Ben Goldacre, The Guardian, Saturday 6 November 2010
Popular science is often triumphalist, presenting research as a set of completed answers, when in reality much of what gets published makes a glorious, necessary mess.
Here is an example. Solomon Asch’s legendary studies from the 1950s on conformity are among my favourite experiments of all time: some people in a room are asked to judge the length of a line; all but one are stooges, and they unanimously assert what is obviously an incorrect answer; but the one true unsuspecting experimental subject conforms to the majority view, despite knowing that it’s incorrect, about a third of the time.
It’s a chilling result that feels right, and over the past half a century researchers have replicated the study over 100 times in 17 countries, allowing hints of patterns to be spotted in the results. One analysis of US studies found that conformity has declined since the 1950s. Another found that “collectivist” countries tend to show higher levels of conformity than individualist ones.
This month the International Journal of Psychology published a new variant. Instead of one real subject in a room full of stranger stooges, they used polarising glasses – the same technology used to present a different image to the left and right eye for 3D films – to show participants different images on the same screen, at the same time, in the same room. This meant that friends could disagree, legitimately, and so exert social pressure, but without faking it.
The results were problematic. Overall, sometimes the minority people did conform to peer pressure, giving incorrect answers. But when the results were broken down, women did conform, a third of the time, but men did not. This poses a problem. Why were the results of this study different to the original study?
It could be that the subjects were different. The Asch experiments were only conducted in men, and they did conform. Perhaps modern Japanese undergraduates are different to 1950s US undergraduates (although cultural and generational differences have not previously been shown to be so large that they abolish the conformity effect completely).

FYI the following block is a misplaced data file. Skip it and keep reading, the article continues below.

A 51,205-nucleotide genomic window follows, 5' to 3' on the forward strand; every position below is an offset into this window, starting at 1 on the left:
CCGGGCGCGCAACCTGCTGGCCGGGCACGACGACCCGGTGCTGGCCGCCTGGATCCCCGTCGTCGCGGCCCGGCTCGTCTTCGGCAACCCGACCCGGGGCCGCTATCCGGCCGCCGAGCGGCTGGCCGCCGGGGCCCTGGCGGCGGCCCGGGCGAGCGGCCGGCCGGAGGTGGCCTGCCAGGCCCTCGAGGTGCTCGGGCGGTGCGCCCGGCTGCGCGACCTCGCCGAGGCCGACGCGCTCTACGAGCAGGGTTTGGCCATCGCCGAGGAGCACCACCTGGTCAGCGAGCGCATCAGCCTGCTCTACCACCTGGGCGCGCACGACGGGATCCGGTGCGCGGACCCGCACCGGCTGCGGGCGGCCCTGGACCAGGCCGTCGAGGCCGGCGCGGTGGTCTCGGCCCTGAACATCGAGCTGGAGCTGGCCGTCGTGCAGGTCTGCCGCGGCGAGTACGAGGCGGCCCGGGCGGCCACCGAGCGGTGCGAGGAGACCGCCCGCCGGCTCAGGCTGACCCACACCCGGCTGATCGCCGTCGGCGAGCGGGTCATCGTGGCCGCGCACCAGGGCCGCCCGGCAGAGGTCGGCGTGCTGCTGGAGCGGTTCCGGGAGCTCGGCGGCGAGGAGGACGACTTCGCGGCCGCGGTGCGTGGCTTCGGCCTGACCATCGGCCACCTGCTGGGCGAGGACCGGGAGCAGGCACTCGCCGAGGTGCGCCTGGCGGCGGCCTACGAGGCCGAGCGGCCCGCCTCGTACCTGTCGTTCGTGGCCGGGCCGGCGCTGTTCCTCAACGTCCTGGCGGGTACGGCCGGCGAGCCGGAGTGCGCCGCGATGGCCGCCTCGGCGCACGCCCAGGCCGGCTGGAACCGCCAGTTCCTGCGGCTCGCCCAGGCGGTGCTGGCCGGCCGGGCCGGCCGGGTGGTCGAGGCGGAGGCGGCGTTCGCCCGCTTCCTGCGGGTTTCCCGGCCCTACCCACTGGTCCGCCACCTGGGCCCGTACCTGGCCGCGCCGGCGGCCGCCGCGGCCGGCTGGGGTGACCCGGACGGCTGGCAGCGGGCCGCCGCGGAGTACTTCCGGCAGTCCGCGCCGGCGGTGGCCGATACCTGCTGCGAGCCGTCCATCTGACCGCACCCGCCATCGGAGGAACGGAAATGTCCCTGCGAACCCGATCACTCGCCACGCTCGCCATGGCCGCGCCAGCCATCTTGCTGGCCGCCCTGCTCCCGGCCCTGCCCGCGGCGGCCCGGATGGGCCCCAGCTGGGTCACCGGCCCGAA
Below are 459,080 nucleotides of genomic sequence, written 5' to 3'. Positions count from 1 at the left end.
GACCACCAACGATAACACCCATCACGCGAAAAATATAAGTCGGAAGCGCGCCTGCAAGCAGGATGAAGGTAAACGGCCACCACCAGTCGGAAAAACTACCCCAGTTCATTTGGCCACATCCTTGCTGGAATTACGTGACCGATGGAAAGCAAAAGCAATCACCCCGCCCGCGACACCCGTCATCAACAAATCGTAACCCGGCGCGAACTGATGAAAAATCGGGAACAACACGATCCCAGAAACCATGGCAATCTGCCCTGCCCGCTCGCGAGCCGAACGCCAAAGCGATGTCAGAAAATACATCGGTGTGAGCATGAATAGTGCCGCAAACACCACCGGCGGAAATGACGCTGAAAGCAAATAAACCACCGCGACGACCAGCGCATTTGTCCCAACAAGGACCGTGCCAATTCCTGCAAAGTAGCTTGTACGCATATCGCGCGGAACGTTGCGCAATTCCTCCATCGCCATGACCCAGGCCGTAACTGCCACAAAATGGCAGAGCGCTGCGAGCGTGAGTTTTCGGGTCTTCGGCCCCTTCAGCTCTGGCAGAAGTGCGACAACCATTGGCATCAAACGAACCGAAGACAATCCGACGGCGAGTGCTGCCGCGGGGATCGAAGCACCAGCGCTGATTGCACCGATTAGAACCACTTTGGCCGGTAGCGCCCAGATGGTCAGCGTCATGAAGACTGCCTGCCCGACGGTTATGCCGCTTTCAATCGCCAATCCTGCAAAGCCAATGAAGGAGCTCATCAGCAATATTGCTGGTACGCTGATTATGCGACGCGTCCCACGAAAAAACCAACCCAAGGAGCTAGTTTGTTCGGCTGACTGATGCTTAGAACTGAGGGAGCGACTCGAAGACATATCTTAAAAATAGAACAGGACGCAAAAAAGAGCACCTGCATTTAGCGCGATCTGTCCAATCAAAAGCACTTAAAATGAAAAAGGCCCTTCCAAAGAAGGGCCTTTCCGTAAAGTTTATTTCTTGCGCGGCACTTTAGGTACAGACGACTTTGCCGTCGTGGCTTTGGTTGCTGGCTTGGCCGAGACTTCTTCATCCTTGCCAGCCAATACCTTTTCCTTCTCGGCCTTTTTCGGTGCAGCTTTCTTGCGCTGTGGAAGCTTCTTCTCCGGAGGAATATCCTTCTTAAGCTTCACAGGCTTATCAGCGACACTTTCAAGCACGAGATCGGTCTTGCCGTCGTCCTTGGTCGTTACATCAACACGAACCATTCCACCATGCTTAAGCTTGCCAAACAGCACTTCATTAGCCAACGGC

It could be that the task, where you have to judge the length of a line, was slightly different. But if anything, the task in the new experiment was harder than the original, because the polarising glasses required that extra visual noise be added in, and if judgements were trickier, and therefore closer calls, then you might expect that conformity would increase, rather than decrease.
Or it could that the relationships were different. Perhaps conforming effects are less pronounced among people who know each other, rather than in a room full of stranger stooges: perhaps you feel more comfortable disagreeing with friends. This would be an important answer, if true, because when we extrapolate from the lab to the everyday, we’re probably more interested in conformity effects among acquaintances, because that’s what happens in a real community.
Maybe these questions will be resolved with a new experiment – you could probably design one yourself that would discriminate between the different possible explanations – but that will depend on whether someone is interested enough, and whether they can get the money and the time. Perhaps the paper will sink like a stone, and be ignored or overlooked, as sometimes happens with uncomfortable data.
But what you should know is this: alongside the triumphalism, and the answers, in reality, grey and conflicting results like these run deep in the research literature. They’re not an aberration, or a disappointment, in fact they are arguably the glorious norm, in the noise of over 20,000 academic journals, publishing well over a million articles every year. Alongside the giants, and the clean easy answers, challenging and ambiguous findings like these are what science is really made of.